Class of 1937 - 50th Reunion recap
Stephens Green Club
Larry Steen, chief organiser, pictured in 1937
Our natural, human tendency to celebrate milestones in our career — to pay attention to "times and moments" — receives its endorsement in the Old Testament injunction to observe commemorations, notably of the Fifty Year Jubilee associated as its name indicated, with joy and exuberance. So it was entirely appropriate that "the class of '37" should make a common remembrance of what was for us a momentous occasion in our career. Incidentally, for former generations of Knock men. the word Jubilee had a special connotation; it was the College slang for "mutton", this item of the College menu, having apparently been introduced on the occasion of the Jubilee of Queen Victoria — one wonders what was its predecessor in the Ref!
Quite fittingly, the initiative in the arrangements came from Larry Steen. one of the two Head-Prefects of the year. He was joined by John Louth and by the present scribe whose eligibility to be involved stems rather from a proximity to sources of information, than from a June examination with the Leaving class — he having pursued his studies till 1938 — An Cursa fada!
Early on. it was decided to invite those who though leaving in 1936. had by age and class a natural right to belong to 1937. The Celebration was to take the form of an assembly for dinner in the Stephens Green Club on the eve of the England International, later postponed to the eve of the French Match. It was to be a semi-formal affair (collar and tie. no cords or jeans) and male-chauvinistic!
After a great deal of research as to address and availability, most of it very instructive as to whereabouts and occupations of former classmates, long since almost forgotten, we assembled — twenty-six of us. together with the President of the College. Fr. O'Shea. the Union President of the year. Paddy O'Callaghan. and our invited guest. Fr. Killian Kehoe. C.M. the Dean of the years "35-'37. To those three we express a grateful thanks for honouring the occasion.
What of one's reaction to meeting these faces from the past. I deliberately refrained from refreshing my memory by a glance at the Chronicle of the Year, and confess to having been disappointed at a quite fallible recollection in some cases. In others, it was as if they had come at you yesterday in the Senior Playhall or the North Pole (qui legit intelligat!) Some had come from afar, many had been in touch with one another fairly regularly: but between all there was that grateful bond of remembrance of the good old days, the cement of a common series of recollections, the indefinable spirit which. I like to think, stamped us all as something special. Indeed, one supposes that every generation of school-boys think of themselves as unique, but a gathering such as our's and its recording bring to mind what Tomas O Criomhthain said, about "an t-Oileanach":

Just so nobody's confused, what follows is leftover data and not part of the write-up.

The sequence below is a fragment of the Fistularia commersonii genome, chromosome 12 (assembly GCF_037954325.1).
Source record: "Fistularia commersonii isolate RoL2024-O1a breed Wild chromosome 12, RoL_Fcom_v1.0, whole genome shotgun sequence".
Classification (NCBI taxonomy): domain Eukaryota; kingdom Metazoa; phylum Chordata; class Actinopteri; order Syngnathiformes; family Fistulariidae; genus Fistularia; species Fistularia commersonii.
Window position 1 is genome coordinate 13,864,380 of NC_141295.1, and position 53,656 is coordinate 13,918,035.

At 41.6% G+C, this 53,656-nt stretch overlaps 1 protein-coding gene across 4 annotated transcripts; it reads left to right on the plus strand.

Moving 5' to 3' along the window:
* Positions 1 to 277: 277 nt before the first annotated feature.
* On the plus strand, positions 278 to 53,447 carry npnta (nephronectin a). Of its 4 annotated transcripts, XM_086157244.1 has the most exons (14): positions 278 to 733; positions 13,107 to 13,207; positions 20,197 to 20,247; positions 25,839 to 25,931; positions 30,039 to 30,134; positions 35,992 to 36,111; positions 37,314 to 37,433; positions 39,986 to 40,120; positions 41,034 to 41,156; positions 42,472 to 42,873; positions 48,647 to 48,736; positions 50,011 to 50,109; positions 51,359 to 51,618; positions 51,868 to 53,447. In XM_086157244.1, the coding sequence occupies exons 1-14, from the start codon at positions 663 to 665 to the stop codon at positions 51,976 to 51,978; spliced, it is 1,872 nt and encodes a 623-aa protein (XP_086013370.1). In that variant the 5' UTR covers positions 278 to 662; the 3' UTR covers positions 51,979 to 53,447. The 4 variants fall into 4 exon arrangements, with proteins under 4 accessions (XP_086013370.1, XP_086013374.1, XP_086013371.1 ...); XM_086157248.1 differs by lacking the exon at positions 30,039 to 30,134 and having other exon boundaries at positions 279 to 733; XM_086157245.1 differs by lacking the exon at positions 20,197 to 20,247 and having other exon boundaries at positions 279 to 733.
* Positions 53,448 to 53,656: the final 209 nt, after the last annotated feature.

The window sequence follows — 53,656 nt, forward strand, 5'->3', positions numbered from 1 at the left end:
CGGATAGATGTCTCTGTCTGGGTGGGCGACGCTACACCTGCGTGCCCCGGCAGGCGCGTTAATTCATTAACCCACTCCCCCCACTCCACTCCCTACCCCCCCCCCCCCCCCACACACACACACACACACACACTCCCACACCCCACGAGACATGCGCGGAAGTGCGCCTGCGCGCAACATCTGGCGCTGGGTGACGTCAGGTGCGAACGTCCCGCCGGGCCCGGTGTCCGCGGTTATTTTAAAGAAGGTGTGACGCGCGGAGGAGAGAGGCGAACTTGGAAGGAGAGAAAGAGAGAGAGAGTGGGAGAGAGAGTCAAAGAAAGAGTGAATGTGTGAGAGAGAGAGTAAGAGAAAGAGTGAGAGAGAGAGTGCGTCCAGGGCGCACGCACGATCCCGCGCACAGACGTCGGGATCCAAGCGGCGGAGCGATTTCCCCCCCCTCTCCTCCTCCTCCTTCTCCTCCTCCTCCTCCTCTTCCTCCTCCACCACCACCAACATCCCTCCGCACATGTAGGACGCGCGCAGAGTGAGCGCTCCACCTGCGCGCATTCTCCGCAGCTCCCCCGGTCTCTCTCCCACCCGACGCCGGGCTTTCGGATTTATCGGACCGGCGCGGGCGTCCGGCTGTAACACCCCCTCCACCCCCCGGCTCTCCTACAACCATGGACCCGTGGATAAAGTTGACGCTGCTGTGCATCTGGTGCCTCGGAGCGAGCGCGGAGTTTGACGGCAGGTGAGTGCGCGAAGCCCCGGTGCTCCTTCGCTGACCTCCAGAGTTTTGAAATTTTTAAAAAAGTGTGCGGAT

"Scriobhas an meid seo. chun go mbeadh cuimhre orainn. mar na beigh ar leitheidi aris ann".
So. there was much " Do you remember" and "Where's poor oul so and so" and "I'll never forget the evening that" and much assurance that the recipient of the compliment did not "look a day older". Speeches were kept to a minimum, a few letters of apology were read out, notably one from Fr. Kevin O'Hagan. the other head-prefect of the year, now a busy pastor in Sheffield. Inevitably one thought of the many chairs which might have been filled, had the Grain Reaper not done his work. Of the great cup-winning team of that year, only 7 survive, the Prefect group of 13 shows 5 gaps. Ar dheis De go raibh siad go leir!
But time, the great destroyer is also the great preserver. It was heartening talking to the lads to discover that their priorities are right. They are a moderately conservative group who value the old traditions and cling to the old faith. Fr. Alex McCarthy used to assure us in the Children of Mary that the distinguishing feature of a past student was his loyalty to his Church and devotion to our Blessed Lady. I am not emboldened to think that he would not have been disappointed.
For some of the Jubilarians, ties with the College have been increasingly tenuous. One member present. Florence D. O'Connor, has the distinction of having one of his offspring still in the College. In all events it was appropriate to make an appeal from the Chair for greater participation in the College (Easter) Retreat and for continuing Union membership.
If one could voice a personal wish it would be this — that this event, if held in subsequent years, take place in the College itself, incorporating a Commemorative Mass. One regret, of course, was that the evening went by so quickly. When at last we broke up with much back-slapping and assurances that we would be back for the Centenary we felt (what a tendency to associate others with one's own point of view!) that we had forged a further link in the chain that began to bind us away back in the mid-thirties.
Is fior na beidh ar leitheidi arts ann.
Names of those present at the Function:
Laurence Steen. John Devaney. Andy Spelman. Michael Behan. John Louth. Gerry Hinds. Eamon Smyth. John Joe Murphy. Tom O'Brien. Paddy Halpenny. John Joyce. Michael Farrell. Liam Connolly, Alec Blayney. Seamus Dundon. Florence O'Connor.
Apologies were received from Frank Roe (a late withdrawal due to urgent Legal Calls). Brian Alton. Kevin O'Hagan. John Butler. Paddy O'Flynn. John Desmond Hill. James Dyar. Fr. Bill Meagher. Jimmy Byme.
A. Spelman. CM.